Top Ten Fictional Female Role Models That Are Better Than Twilight’s Bella Swan2comments
It’s almost that time of year again. No, I’m not talking about Halloween, although this particular upcoming event strikes more fear into my heart than Freddy Kreuger ever could. No, dear friends, I’m talking about the release of the newest Twilight movie. The Sparkly-Vampire-Sexy-Werewolf-Brooding-Girl love story that captured the world and made girls everywhere start looking for their “Edward.”
The Zeros Before the One’s Claudia Maittlen-Harris wrote an article about her (positive) experience with Twilight. I’ve got a slightly different take. Twilight terrifies me. Not because I’m a horror story wimp (I challenge anyone to a scary movie watch-off. I will win. Trust.) but because I weep for the younger generation of women.
Twilight’s heroine, Bella Swan, is a terrible role model for young girls to look up to. She gives up her entire life for a man. And one she meets when she’s seventeen. While I do know several people that are happily married to their high school sweethearts, let’s be honest: we don’t always make the best decisions when we’re seventeen. I’m as romantic as the next girl, but I’m also an adult and I believe that our young women should have someone better to look up to than a girl who broods over a boy and, ultimately, is willing to die for him. C’mon, ladies! Look to the strong! The fearless! The Kick Butt Girls! Here are some suggestions, in case you’re in the market for a new (fictional) role model:
10. Princess Giselle (Enchanted)
Disney has never been known for its “Girl Power” stance, but Princess Giselle changed all that. She captured the hearts and changed the minds of everyone that met her—AND saved the knight in shining armor.
9. Nancy Thompson (A Nightmare on Elm Street [1, 3])
Horror movies are rife with strong females. Think about it: who always winds up surviving? The plucky heroine! And Nancy Thompson, the heroine of the original Nightmare on Elm Street, ranks up there with the best. She figured out the killers motives, set booby traps and, ultimately, saved the day.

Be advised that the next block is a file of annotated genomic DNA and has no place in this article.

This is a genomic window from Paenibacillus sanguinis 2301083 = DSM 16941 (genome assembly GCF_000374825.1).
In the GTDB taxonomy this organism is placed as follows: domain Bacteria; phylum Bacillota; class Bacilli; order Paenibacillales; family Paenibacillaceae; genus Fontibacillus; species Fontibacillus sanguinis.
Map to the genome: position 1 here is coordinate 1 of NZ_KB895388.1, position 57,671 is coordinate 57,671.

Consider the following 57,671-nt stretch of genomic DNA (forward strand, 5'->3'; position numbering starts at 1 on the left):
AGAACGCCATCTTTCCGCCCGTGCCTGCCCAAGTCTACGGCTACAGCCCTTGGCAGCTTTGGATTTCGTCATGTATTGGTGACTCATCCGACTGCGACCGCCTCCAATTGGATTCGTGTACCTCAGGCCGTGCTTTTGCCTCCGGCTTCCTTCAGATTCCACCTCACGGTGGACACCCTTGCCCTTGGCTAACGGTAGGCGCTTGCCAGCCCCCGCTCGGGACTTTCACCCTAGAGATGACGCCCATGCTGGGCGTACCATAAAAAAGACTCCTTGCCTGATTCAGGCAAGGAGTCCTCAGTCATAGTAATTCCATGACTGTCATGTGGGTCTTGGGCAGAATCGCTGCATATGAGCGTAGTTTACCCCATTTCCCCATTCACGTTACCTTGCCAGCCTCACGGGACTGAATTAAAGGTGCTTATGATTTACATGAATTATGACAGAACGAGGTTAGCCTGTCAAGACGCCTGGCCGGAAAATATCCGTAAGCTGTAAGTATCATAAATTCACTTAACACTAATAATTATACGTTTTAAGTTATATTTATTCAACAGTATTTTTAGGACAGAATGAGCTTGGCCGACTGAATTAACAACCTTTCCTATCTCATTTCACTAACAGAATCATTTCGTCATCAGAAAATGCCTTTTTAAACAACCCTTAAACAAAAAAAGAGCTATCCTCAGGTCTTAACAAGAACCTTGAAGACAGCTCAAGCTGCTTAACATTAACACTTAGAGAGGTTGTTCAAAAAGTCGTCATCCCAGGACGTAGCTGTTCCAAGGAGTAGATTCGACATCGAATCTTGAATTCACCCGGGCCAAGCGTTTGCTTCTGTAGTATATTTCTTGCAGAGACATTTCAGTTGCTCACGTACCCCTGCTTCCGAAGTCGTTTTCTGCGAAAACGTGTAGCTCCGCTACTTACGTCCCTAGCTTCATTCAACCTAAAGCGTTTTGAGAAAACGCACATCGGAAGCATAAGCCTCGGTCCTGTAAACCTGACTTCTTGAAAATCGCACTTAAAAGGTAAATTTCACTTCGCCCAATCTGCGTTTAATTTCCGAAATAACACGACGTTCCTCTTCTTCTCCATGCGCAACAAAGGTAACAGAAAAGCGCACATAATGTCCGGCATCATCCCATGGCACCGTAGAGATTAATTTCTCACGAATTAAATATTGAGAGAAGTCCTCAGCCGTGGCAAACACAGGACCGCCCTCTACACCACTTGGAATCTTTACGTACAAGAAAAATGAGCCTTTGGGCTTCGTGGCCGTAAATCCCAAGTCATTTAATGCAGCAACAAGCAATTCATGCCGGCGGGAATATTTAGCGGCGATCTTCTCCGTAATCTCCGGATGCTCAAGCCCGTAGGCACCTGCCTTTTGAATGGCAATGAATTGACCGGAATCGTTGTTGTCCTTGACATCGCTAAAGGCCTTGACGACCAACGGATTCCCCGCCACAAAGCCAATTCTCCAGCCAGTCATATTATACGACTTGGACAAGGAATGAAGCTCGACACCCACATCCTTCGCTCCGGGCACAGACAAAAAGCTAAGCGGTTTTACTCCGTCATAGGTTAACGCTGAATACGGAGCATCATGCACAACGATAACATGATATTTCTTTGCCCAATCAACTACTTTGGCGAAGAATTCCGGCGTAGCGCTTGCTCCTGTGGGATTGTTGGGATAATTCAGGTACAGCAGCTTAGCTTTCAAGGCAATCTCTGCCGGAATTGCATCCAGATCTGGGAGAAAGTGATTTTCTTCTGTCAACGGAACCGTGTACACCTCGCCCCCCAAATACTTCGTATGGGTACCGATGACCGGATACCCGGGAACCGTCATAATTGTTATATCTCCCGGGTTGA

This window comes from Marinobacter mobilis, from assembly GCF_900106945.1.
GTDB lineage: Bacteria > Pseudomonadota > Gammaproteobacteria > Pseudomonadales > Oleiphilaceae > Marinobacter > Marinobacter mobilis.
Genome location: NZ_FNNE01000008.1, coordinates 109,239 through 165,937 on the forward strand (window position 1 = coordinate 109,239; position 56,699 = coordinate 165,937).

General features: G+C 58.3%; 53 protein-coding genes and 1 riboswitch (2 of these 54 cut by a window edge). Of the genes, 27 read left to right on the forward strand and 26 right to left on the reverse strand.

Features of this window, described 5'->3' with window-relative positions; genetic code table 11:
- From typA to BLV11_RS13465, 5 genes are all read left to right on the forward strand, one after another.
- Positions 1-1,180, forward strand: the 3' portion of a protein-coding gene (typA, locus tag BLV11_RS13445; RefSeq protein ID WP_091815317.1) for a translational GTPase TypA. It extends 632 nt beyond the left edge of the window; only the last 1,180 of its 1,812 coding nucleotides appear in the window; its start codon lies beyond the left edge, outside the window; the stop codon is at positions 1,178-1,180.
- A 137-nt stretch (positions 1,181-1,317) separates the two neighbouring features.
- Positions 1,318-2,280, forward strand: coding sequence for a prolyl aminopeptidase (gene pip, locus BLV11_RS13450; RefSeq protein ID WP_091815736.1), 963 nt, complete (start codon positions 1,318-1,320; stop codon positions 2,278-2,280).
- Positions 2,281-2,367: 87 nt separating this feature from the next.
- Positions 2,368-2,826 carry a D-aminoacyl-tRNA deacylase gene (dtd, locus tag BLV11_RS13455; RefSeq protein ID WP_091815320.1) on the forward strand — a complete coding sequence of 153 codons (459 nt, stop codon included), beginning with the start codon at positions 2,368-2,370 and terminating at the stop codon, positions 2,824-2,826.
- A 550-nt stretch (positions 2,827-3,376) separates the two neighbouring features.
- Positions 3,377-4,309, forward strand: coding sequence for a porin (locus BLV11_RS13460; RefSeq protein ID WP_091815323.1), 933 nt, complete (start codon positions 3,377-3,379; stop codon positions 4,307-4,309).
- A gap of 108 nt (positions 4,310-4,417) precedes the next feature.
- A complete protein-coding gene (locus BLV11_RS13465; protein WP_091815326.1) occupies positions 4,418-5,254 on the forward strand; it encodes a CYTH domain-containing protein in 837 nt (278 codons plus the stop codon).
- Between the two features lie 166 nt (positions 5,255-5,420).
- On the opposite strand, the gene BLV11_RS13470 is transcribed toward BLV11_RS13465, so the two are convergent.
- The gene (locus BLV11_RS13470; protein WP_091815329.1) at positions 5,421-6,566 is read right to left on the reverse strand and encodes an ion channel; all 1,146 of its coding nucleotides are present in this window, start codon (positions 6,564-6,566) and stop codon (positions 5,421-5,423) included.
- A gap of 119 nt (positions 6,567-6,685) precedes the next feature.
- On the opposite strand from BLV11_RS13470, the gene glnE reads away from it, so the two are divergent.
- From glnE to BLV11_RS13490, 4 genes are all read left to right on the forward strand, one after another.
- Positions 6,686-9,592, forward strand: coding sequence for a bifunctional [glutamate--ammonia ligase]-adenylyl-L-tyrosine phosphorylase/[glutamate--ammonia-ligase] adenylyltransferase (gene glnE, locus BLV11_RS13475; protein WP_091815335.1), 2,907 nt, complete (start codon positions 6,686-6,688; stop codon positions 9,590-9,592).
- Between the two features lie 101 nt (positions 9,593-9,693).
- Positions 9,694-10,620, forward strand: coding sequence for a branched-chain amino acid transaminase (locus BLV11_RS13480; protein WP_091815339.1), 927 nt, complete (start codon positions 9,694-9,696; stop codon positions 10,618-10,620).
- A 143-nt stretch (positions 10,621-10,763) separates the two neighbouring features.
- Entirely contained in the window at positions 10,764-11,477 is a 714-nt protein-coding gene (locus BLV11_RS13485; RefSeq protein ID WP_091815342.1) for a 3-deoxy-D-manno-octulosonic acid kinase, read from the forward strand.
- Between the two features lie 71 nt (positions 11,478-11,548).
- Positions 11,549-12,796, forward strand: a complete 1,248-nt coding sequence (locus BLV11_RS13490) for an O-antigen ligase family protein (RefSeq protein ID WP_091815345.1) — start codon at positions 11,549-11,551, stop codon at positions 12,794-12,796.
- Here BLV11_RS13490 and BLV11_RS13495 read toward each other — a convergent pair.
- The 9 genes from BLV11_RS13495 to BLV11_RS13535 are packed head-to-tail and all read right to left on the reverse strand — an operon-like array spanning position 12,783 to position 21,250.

8. Detective Olivia Benson (Law and Order: SVU)
As the only female cop on Law and Order: SVU, Detective Benson has to walk the fine line between female sensitivity and tough-as-nails attitude. Sure, she’s got her fair share of demons but she’s always working for the victim and the greater good.
7. Peggy Olson (Mad Men)
We all know how enthusiastically I wax about Mad Men, but Peggy really is a Girl Power kind of girl. She’s ambitious, resourceful and doesn’t take no for an answer. We should all aspire to have her guts.
6. Katniss Everdeen (The Hunger Games)
Katniss is, in many ways, the anti-Bella. She tries not to let any man interfere with her goals. She’s deadly with a bow and arrow and she’s fiercely loyal. What’s not to admire?
5. Samantha Jones (Sex and the City)
Okay, so Sex and the City isn’t exactly a hot bed of feminism. However, the female Lothario incarnate that is Samantha Jones definitely has some qualities worth admiring. She sees something she wants and she goes for it. She has, if you’ll pardon the expression, quite a set of balls.
4. Hermoine Granger (Harry Potter Series)
Harry Potter’s go-to girl is always there to get her friends out of sticky situation. Hermoine plays with the boys and runs circles around them in terms of strength, bravery and, yes, spell casting. You go, Muggle Girl.
3. Jo March (Little Women)
Little Women author Louisa May Alcott based the character of Jo March on herself. Jo has the characteristics that every girl should aspire to have: she was protective of her sisters, resourceful, creative and intelligent. Louisa May Alcott must have been an awesome person to know.
2. Ellen Ripley (Alien, Aliens, Alien 3, Alien Resurrection)
Running like a total bad ass with a gun? Check. Fighting off aliens throughout the centuries? Check. Maternal instincts? Check. Looks awesome bald? Check. ‘Nuff said.
1. Buffy Summers (Buffy, the Vampire Slayer)
It all comes back to vampires, doesn’t it? Buffy Summers (aka Buffy the Vampire Slayer) could not be more different than Bella. Sure, they both fell in love with the undead – but Buffy was willing to kill her love in order to save the world. In fact, most of what Buffy did revolved around saving the world and not keeping her man. You want romance, vampires, sassy dialogue and a female heroine for the ages? Look no further.